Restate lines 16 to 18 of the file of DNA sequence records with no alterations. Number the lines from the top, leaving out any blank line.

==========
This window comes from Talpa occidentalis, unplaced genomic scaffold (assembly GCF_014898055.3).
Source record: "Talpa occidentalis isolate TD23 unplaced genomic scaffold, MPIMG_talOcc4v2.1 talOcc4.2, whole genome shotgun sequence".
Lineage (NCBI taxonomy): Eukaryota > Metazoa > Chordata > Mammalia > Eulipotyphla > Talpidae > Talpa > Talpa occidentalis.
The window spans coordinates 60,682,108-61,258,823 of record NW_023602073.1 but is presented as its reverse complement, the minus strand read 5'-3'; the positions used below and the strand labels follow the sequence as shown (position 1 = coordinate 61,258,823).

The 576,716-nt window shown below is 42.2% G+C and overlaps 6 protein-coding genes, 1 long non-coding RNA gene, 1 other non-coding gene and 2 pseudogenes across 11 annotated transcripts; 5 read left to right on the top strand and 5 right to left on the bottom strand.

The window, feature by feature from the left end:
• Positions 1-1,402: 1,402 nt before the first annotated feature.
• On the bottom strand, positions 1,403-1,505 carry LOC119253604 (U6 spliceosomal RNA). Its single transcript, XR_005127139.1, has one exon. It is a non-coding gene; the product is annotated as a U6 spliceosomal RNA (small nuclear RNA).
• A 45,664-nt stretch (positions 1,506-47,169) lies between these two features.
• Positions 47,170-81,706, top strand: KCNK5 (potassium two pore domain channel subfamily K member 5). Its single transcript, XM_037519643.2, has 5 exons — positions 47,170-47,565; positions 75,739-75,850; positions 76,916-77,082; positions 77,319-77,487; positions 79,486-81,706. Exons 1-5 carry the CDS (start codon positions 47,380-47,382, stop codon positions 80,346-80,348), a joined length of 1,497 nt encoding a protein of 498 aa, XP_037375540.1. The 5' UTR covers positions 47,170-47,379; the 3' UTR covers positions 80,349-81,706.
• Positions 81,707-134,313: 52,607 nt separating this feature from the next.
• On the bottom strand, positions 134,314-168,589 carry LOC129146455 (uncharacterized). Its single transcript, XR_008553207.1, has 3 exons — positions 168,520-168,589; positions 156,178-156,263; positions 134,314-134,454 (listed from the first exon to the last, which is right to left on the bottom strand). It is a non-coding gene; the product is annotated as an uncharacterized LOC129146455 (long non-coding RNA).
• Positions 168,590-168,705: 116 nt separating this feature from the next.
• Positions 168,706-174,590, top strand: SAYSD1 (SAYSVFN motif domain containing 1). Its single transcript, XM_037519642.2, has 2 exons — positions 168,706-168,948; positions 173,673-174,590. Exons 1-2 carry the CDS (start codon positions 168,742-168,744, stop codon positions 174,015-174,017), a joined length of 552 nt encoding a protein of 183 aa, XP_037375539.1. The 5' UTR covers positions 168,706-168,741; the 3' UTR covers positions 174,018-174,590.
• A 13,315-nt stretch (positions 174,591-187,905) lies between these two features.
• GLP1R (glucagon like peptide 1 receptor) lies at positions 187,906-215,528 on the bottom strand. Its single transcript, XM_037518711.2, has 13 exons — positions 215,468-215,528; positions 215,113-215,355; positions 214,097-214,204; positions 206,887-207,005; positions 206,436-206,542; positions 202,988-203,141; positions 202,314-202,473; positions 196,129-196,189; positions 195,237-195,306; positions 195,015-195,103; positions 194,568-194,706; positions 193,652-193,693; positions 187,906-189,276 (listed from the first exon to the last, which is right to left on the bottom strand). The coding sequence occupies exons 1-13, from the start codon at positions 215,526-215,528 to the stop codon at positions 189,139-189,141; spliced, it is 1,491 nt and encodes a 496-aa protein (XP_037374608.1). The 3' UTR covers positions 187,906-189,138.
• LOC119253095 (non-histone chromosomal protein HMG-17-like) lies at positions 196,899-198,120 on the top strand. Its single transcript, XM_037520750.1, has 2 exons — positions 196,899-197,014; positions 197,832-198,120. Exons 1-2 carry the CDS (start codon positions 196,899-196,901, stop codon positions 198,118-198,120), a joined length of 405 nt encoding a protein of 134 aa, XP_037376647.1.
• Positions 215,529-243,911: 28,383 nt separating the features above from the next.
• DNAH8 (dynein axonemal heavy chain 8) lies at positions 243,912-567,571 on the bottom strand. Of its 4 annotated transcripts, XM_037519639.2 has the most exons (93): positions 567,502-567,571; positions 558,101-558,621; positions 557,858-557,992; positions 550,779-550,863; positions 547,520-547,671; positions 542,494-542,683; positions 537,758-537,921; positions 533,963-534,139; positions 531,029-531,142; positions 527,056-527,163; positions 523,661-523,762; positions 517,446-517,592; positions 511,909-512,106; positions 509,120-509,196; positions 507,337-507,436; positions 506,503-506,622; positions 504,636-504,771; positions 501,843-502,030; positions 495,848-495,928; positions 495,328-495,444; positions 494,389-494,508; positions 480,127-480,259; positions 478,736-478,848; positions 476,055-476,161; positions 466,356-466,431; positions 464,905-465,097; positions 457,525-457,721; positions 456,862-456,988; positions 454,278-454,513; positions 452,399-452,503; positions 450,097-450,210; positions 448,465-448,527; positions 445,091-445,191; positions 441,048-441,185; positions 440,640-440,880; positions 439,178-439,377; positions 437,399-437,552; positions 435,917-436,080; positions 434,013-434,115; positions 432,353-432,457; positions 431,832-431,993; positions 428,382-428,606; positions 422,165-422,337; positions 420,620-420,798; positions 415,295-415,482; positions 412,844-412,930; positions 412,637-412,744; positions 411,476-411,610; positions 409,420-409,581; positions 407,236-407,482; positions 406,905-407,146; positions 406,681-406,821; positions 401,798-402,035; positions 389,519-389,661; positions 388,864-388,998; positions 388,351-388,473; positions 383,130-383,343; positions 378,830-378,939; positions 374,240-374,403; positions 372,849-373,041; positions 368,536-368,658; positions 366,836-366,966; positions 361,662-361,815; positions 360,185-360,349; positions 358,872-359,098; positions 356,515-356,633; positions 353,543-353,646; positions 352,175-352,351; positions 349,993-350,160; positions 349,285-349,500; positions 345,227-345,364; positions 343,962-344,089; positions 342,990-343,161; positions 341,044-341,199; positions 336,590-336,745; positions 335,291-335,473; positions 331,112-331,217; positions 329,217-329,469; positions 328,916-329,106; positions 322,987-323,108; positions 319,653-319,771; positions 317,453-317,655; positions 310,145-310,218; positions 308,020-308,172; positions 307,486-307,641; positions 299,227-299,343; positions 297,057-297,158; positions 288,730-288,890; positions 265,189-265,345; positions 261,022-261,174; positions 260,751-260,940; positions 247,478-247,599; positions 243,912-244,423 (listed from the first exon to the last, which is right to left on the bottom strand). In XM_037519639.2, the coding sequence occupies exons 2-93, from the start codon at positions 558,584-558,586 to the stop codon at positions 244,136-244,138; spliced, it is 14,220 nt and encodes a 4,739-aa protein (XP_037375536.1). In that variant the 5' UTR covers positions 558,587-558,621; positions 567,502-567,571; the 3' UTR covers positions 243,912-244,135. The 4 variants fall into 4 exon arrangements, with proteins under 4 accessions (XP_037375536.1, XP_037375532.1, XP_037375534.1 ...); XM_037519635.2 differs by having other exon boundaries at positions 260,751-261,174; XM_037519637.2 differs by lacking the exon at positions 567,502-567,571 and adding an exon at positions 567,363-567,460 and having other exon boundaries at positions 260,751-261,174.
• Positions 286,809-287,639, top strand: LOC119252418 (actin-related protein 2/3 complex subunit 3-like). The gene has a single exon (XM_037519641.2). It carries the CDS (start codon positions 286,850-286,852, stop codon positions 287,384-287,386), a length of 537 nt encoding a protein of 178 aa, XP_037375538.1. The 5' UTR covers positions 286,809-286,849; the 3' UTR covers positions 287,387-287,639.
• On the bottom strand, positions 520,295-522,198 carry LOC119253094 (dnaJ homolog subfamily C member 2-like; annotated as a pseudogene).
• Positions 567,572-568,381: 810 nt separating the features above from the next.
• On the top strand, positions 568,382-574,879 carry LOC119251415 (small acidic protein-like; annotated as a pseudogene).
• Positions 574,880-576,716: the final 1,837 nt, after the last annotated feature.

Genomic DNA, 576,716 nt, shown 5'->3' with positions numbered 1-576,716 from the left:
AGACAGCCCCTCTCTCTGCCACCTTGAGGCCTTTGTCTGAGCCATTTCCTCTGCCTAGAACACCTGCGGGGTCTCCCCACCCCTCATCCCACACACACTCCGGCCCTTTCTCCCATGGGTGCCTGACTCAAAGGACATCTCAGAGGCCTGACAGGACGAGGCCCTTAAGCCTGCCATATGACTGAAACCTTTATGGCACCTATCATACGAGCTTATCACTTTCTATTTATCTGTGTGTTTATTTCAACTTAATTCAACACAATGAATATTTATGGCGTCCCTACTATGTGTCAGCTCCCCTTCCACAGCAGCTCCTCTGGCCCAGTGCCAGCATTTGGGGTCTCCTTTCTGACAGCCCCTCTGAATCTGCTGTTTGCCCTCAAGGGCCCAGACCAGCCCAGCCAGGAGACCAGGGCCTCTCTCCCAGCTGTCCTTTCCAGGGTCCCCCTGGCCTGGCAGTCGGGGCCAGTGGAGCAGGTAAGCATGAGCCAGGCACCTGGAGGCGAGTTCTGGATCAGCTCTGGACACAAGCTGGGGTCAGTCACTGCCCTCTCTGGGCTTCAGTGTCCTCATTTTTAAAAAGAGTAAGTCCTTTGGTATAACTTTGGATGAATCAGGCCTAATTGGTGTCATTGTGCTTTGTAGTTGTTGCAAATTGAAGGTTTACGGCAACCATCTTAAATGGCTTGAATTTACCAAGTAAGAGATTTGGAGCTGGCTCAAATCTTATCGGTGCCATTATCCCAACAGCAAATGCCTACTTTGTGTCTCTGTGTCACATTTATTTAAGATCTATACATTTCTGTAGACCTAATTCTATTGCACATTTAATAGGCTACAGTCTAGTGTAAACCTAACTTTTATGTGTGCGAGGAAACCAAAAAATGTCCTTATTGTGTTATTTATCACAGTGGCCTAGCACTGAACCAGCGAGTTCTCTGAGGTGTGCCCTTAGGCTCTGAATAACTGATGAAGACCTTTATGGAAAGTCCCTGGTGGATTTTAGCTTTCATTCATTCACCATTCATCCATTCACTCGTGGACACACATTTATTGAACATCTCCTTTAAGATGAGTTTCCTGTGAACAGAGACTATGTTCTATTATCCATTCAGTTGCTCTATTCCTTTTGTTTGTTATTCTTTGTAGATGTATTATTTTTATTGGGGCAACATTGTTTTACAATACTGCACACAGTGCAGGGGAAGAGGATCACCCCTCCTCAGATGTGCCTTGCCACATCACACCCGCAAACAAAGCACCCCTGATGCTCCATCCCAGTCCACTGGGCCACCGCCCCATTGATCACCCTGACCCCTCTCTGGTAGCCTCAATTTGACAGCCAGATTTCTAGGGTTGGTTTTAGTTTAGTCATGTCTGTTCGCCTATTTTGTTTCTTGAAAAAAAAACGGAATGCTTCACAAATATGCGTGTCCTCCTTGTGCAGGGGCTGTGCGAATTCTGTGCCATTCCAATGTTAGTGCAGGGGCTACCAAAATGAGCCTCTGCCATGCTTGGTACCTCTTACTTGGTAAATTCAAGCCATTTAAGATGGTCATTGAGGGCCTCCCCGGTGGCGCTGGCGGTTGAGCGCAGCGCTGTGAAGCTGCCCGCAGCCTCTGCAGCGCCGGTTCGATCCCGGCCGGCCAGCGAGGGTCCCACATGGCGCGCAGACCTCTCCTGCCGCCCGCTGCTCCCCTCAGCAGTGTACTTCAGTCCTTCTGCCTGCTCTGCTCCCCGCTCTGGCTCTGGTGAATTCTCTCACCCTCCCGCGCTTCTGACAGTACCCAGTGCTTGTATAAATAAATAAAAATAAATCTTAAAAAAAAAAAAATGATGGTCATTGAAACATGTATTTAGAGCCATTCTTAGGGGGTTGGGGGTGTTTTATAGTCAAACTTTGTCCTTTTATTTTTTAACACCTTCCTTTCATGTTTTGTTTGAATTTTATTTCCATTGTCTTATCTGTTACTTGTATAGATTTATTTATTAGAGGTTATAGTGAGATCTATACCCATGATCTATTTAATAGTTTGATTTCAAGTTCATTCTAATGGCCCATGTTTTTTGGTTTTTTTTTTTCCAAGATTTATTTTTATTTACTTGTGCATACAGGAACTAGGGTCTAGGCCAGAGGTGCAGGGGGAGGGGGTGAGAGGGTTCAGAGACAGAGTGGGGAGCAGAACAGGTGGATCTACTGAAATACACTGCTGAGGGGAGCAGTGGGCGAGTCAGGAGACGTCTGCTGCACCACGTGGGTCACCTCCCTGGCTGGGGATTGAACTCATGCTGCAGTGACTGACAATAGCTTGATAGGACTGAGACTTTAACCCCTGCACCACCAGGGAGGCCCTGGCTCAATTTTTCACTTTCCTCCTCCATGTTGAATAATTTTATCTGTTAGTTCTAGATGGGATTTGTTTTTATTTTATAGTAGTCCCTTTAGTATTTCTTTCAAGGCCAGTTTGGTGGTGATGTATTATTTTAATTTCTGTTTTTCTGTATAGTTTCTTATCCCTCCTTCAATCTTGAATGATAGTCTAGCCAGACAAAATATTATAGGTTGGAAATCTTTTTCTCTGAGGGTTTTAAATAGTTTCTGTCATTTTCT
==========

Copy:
• GLP1R (glucagon like peptide 1 receptor) lies at positions 187,906-215,528 on the bottom strand. Its single transcript, XM_037518711.2, has 13 exons — positions 215,468-215,528; positions 215,113-215,355; positions 214,097-214,204; positions 206,887-207,005; positions 206,436-206,542; positions 202,988-203,141; positions 202,314-202,473; positions 196,129-196,189; positions 195,237-195,306; positions 195,015-195,103; positions 194,568-194,706; positions 193,652-193,693; positions 187,906-189,276 (listed from the first exon to the last, which is right to left on the bottom strand). The coding sequence occupies exons 1-13, from the start codon at positions 215,526-215,528 to the stop codon at positions 189,139-189,141; spliced, it is 1,491 nt and encodes a 496-aa protein (XP_037374608.1). The 3' UTR covers positions 187,906-189,138.
• LOC119253095 (non-histone chromosomal protein HMG-17-like) lies at positions 196,899-198,120 on the top strand. Its single transcript, XM_037520750.1, has 2 exons — positions 196,899-197,014; positions 197,832-198,120. Exons 1-2 carry the CDS (start codon positions 196,899-196,901, stop codon positions 198,118-198,120), a joined length of 405 nt encoding a protein of 134 aa, XP_037376647.1.
• Positions 215,529-243,911: 28,383 nt separating the features above from the next.